Extreme solar activities are causing satellites to fall off their orbits

On the bright side, the phenomenon might help clean out space junk.
Loukia Papadopoulos
An orbiting communications satellite.aapsky/iStock

It's a well-known fact that satellites that orbit close to Earth are subjected to the drag of the residual atmosphere, which gradually slows the spacecraft and eventually makes them fall back to the planet, sending them to burn up in the atmosphere. But in the last few years, a strange phenomenon that can be attributed to the sun's mood swings has been making satellites fall out of their orbits at increasingly alarming rates, according to a report by Space.com.

Satellites falling and crashing 10 times faster than before

This series of events have coincided with the onset of the new solar cycle and has resulted in satellites falling and crashing up to 10 times faster than before, a significant increase by all accounts.

"In the last five, six years, the satellites were sinking about two and a half kilometers [1.5 miles] a year," Anja Stromme, ESA's Swarm mission manager, told Space.com. "But since December last year, they have been virtually diving. The sink rate between December and April has been 20 kilometers [12 miles] per year."

Since last fall, our precious life-giving sun has been acting up, generating more and more solar wind, sunspots, solar flares, and coronal mass ejections that have all had a significant impact on Earth's upper atmosphere. All this is a result of the star ending an 11-year solar cycle.

As natural as this process is, it results in mayhem for our satellites.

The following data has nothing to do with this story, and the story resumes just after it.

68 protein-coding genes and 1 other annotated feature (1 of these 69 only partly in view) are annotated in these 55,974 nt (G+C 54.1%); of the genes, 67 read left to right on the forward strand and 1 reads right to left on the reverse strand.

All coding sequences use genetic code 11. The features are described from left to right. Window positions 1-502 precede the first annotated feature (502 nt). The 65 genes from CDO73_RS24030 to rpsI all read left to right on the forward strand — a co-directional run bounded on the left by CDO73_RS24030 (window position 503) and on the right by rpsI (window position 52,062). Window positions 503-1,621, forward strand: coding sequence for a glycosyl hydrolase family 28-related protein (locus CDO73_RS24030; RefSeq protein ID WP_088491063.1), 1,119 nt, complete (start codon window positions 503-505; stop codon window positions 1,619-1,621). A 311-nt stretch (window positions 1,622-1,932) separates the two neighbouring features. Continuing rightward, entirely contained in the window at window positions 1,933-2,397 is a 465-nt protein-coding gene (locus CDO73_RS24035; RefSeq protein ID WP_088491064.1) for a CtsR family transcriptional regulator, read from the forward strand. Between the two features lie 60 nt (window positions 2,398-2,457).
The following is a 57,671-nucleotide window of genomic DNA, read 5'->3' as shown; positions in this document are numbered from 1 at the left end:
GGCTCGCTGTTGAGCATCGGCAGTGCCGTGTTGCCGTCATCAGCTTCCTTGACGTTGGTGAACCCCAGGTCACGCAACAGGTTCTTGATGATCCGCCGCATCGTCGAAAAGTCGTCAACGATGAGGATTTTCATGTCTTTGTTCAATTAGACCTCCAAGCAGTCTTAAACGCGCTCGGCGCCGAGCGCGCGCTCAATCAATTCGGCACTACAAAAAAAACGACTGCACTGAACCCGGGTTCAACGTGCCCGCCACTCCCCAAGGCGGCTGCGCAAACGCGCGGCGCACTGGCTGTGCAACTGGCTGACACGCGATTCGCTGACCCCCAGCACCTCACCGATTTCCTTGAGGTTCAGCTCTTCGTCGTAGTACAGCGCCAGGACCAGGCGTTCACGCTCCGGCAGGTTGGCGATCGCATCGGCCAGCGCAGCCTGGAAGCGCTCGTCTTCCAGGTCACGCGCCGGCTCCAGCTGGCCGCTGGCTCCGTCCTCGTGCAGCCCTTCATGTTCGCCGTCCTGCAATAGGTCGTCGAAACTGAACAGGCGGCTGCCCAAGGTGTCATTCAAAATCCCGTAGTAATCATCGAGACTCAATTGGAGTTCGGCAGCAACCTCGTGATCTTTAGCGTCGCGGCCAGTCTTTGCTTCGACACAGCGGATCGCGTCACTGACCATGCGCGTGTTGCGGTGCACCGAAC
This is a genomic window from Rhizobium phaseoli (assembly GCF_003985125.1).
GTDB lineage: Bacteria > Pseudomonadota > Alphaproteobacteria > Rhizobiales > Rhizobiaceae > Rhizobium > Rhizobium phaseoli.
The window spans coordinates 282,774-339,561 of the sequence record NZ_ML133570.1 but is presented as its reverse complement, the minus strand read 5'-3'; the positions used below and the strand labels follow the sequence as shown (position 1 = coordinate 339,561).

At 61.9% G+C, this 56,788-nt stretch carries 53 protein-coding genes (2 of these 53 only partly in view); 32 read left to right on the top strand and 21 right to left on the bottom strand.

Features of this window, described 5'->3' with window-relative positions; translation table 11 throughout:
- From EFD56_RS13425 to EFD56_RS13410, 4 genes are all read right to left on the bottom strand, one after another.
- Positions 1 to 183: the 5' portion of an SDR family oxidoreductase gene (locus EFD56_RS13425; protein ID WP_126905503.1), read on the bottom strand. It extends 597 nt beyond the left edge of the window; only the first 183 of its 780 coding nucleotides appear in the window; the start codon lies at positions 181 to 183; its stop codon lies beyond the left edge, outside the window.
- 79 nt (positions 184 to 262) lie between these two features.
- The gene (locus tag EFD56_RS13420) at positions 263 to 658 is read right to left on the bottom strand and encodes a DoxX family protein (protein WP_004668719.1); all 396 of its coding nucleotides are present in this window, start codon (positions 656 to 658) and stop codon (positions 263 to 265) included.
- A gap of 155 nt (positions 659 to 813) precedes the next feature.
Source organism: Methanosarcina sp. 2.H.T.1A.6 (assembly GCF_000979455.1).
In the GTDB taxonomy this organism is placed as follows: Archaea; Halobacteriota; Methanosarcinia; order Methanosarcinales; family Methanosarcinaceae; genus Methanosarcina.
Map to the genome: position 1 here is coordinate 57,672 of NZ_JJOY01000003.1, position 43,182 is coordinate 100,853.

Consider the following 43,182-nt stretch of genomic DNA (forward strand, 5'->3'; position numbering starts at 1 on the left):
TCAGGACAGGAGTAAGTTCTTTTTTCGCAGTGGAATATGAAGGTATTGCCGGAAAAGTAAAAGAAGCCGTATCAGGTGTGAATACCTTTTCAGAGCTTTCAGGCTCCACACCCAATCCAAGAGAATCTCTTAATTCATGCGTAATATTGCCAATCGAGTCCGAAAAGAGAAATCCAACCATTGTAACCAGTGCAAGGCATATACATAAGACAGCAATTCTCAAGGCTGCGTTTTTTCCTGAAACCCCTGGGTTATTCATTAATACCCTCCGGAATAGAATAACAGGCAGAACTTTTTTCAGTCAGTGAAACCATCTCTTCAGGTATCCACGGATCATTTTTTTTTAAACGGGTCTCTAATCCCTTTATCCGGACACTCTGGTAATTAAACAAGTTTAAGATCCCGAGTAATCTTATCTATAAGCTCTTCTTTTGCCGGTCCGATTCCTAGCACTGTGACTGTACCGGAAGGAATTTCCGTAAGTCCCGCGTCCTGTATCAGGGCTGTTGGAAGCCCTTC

"There is a lot of complex physics that we still don't fully understand going on in the upper layers of the atmosphere where it interacts with the solar wind," Stromme said. "We know that this interaction causes an upwelling of the atmosphere. That means that the denser air shifts upwards to higher altitudes." 

Denser air always results in increased drag for the satellites that can send some of the lower-orbiting spacecraft crashing to their eventual demise.  

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"It's almost like running with the wind against you," Stromme said. "It's harder, it's drag — so it slows the satellites down, and when they slow down, they sink."

The researcher added that this situation is bound to affect all spacecraft located around the 250-mile altitude. This means even the International Space Station will have to perform more frequent reboots maneuvers to stay afloat, but what about the common satellites that can't undertake such processes?

"Many of these [new satellites] don't have propulsion systems," Stromme said. "They don't have ways to get up. That basically means that they will have a shorter lifetime in orbit. They will reenter sooner than they would during the solar minimum."

Space junk be gone!

One good thing, however, that will come out of this situation is that space junk will likely be cleared out. For sixty years, humans have been launching things to space, giving rise to the problem of space debris that desperately needs to be cleaned out.

Now, this solar phenomenon may just pull most of the junk out of space!

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